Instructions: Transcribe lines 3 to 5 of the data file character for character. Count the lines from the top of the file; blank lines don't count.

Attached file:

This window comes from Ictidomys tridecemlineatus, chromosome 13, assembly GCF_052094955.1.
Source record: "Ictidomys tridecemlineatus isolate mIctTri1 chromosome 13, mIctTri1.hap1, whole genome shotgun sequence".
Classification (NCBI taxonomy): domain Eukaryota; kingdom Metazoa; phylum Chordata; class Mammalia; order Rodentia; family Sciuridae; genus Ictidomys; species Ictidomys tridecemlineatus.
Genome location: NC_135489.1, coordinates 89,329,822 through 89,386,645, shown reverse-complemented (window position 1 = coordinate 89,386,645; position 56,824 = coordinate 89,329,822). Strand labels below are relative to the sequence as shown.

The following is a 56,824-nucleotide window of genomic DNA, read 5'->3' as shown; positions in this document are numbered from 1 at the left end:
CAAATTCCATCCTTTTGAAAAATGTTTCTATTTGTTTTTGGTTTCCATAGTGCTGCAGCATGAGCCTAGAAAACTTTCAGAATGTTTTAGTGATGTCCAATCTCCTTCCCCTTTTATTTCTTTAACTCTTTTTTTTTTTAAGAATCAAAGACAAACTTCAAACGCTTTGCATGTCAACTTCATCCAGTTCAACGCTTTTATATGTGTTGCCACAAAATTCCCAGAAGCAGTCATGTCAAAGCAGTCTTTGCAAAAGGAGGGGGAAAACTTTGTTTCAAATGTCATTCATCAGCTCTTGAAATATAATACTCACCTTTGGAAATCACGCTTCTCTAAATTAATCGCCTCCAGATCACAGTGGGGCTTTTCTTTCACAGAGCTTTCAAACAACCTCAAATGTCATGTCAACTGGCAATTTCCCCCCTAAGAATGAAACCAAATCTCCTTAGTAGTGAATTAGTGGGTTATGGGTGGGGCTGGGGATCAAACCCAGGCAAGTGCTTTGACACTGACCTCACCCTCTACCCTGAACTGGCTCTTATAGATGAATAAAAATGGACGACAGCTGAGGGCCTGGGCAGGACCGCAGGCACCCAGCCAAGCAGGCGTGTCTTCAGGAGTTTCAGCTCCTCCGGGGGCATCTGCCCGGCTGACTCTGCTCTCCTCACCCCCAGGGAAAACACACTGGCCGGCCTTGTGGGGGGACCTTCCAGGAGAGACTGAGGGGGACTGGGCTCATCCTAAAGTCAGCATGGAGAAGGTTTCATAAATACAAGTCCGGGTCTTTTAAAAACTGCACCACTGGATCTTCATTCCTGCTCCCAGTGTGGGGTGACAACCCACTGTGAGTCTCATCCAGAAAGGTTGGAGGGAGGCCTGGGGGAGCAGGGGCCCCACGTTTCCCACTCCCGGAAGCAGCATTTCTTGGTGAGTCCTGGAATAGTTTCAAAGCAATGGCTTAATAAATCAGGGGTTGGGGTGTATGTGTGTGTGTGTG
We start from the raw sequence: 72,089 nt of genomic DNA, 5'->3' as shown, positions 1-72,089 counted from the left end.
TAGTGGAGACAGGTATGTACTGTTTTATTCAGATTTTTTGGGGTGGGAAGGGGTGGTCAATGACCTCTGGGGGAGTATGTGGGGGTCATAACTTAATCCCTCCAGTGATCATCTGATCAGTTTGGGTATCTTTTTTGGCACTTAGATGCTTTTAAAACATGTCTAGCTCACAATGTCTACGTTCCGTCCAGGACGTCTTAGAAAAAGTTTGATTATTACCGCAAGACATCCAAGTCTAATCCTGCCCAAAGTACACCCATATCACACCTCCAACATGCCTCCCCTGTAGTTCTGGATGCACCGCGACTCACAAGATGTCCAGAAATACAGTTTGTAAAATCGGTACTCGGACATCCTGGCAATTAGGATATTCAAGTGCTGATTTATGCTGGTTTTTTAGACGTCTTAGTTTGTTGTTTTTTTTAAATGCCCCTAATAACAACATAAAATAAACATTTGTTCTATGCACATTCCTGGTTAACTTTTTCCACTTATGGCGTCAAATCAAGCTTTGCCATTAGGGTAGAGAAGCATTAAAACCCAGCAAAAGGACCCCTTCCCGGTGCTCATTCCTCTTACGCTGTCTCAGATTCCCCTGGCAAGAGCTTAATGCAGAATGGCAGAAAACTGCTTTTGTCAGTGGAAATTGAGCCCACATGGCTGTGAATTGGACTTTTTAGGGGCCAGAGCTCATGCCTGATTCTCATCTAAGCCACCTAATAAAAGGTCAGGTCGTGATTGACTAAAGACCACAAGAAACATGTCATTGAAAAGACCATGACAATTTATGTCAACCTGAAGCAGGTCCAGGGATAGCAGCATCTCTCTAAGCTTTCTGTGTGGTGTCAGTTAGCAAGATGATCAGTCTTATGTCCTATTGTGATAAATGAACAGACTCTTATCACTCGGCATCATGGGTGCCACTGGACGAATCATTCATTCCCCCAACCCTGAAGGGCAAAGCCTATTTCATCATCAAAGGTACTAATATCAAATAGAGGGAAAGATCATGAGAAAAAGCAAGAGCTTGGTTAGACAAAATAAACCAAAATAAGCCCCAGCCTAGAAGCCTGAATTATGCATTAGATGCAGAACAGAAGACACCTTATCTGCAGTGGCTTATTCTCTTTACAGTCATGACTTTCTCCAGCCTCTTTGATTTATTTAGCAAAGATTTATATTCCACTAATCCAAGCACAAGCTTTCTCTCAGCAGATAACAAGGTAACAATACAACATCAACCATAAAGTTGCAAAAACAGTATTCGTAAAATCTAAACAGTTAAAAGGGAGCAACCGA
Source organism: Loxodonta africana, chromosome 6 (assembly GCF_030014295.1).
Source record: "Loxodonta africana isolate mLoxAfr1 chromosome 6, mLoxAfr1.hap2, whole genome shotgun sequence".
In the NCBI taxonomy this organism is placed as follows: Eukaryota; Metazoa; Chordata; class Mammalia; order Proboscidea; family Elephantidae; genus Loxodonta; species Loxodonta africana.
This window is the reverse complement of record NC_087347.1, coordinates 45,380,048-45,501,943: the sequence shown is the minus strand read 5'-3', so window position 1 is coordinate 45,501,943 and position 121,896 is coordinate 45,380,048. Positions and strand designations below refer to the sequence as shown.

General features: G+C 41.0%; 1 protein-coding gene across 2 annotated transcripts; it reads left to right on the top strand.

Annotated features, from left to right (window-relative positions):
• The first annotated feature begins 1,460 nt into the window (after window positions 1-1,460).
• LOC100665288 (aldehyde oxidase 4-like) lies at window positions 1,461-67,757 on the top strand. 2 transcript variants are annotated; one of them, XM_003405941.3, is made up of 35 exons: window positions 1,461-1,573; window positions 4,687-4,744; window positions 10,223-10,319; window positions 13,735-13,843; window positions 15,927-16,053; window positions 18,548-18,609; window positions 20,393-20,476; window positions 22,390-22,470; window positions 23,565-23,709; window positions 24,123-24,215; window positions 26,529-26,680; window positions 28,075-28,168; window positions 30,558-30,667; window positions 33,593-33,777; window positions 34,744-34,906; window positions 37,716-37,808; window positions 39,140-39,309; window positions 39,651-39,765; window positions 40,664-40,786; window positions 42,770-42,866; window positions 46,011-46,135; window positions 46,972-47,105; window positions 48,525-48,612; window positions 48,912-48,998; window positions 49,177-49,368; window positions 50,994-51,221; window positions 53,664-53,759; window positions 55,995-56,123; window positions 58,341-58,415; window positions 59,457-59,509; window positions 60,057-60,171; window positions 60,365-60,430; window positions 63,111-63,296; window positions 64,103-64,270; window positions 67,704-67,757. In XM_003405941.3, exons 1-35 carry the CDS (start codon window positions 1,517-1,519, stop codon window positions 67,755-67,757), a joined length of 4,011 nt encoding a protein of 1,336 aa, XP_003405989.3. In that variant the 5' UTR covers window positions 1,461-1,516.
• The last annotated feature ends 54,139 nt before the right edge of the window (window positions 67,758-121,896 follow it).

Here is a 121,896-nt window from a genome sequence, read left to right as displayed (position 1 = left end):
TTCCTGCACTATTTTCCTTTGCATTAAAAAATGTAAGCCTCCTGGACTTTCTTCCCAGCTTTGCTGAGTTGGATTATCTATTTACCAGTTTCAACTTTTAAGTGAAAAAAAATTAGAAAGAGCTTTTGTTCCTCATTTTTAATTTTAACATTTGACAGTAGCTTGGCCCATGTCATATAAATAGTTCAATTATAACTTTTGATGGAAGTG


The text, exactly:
Classification (NCBI taxonomy): domain Eukaryota; kingdom Metazoa; phylum Chordata; class Mammalia; order Rodentia; family Sciuridae; genus Ictidomys; species Ictidomys tridecemlineatus.
Genome location: NC_135489.1, coordinates 89,329,822 through 89,386,645, shown reverse-complemented (window position 1 = coordinate 89,386,645; position 56,824 = coordinate 89,329,822). Strand labels below are relative to the sequence as shown.

The following is a 56,824-nucleotide window of genomic DNA, read 5'->3' as shown; positions in this document are numbered from 1 at the left end: